21 thoughts on “Is Iceland Krugman’s Inadvertent Case for the Monetary Policy Offset of Fiscal Policy?

  1. Hi Mark. It’s been a while. Interesting post.

    I’m curious, can you give a concrete example or two of what future empirical data sets might look like that would convince you that you’re wrong about monetary policy offsetting fiscal policy? In other words, what are some examples of things that might happen in the future that would be compelling evidence against your current position? Not necessarily just for Iceland, but for any country. Thanks.

    • Hi Tom.

      If we ever saw a statistically significant correlation between changes in cyclically adjusted balances and changes in GDP (either nominal or real) in a cross section of nations that have independent monetary policies, that might be sufficient to make me skeptical. (But I’m not holding my breath.) You might remember this post for example:

      • Mark, thanks. I do remember that post actually. I just looked at it a few days ago.
        If you were going to rate your confidence on a scale of 0% to 100%, where do you think you’d be on this?

      • Tom, I’m probably as close to 100% on this as an inductive thinker can claim to be.

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  7. Hello Mark,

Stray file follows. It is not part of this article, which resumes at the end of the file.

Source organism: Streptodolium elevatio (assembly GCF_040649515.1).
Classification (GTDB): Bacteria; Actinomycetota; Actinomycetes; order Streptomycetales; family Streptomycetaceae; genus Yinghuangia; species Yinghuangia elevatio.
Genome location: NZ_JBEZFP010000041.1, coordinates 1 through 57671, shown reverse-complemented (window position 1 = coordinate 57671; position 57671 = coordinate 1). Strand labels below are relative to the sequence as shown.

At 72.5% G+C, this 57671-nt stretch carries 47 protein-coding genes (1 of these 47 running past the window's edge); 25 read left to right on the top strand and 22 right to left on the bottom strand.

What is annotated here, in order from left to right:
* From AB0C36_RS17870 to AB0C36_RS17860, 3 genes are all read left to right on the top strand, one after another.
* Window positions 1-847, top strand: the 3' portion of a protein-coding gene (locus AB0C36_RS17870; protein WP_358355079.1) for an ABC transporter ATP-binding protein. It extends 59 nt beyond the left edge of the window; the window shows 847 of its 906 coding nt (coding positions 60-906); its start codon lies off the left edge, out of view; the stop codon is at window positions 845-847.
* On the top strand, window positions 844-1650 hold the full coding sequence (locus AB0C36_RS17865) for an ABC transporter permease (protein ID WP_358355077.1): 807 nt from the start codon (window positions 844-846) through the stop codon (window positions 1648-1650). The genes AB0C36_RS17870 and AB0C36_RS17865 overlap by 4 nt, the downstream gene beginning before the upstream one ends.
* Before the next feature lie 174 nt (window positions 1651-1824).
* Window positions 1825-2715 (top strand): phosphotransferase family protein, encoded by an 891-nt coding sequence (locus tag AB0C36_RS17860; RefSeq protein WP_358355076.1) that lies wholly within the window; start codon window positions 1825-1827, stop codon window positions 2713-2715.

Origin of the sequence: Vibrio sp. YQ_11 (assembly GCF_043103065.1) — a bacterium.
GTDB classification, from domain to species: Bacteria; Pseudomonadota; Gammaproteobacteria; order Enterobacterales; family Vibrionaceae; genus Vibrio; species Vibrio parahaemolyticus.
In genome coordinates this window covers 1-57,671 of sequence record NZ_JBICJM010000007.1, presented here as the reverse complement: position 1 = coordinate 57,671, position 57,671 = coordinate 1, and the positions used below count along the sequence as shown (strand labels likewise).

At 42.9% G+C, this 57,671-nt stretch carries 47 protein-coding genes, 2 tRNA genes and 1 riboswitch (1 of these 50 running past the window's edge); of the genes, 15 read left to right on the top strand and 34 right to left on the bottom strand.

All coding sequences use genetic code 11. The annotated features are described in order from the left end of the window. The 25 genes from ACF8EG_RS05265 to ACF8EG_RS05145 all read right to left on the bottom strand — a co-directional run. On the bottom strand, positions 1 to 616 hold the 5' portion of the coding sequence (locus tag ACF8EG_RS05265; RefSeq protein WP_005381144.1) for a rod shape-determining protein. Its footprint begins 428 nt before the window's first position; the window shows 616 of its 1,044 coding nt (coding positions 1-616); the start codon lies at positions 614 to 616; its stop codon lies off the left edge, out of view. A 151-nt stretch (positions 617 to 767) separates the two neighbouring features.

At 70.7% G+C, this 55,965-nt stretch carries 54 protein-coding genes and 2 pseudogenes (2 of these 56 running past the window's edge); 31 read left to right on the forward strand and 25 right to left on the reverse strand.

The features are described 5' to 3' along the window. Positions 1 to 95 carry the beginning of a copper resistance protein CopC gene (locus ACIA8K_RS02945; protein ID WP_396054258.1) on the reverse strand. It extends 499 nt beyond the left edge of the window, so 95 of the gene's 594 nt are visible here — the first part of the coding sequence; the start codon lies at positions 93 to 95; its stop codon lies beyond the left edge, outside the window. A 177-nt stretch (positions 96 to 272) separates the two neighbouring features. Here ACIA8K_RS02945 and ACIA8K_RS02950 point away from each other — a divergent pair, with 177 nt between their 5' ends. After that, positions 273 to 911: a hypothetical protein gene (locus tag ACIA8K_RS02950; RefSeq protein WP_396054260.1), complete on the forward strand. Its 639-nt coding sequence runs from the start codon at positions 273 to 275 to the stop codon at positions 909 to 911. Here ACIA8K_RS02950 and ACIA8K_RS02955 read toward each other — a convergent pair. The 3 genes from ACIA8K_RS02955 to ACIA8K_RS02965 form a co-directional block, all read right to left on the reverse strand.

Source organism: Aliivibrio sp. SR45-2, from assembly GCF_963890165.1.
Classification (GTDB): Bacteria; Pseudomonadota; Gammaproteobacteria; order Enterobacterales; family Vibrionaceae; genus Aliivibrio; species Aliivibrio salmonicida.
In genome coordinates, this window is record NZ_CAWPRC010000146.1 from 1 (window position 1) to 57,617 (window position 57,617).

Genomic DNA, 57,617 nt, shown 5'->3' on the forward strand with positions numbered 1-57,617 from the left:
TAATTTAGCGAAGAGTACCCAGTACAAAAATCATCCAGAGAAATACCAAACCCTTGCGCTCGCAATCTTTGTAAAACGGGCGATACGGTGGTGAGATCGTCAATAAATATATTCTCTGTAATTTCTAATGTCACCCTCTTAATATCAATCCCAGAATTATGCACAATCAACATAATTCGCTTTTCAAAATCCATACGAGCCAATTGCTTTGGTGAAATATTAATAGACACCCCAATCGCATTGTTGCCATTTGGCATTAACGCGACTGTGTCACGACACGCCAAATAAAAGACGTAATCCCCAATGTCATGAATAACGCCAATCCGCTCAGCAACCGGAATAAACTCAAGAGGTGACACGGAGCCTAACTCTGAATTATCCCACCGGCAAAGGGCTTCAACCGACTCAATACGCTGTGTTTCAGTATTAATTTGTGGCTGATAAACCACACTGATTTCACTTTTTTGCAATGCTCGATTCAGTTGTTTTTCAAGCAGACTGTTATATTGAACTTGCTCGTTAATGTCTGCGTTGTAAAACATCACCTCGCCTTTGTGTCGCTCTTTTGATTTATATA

I have been an admirer of yours for years and I would like to congratulate you on having been chosen by SS as a research assistant. This is quite a feather in your cap , heartily deserved.

    My question today involves this statement:
    (…..during a time when inflation soared due to the 50% depreciation of the króna.)

    I have seen many iterations of this phrase in the financial press over the last few years and it never sits well with me.
    I see the logic: As a provider of goods/services to the local economy in Reykjavik an instantaneous doubling of my input costs must be passed on to consumers ergo prices rise/inflation. I am assuming you are relying on this assumption.

    For John Q. Public in Reykjavik, the higher cost of say, gasoline, would strip him of liquidity which would then prevent him from bidding up prices in the local economy. From this perspective the radical Krona devaluation would seem highly deflationary. Add to this higher taxes and one would assume even more downward pressure on prices.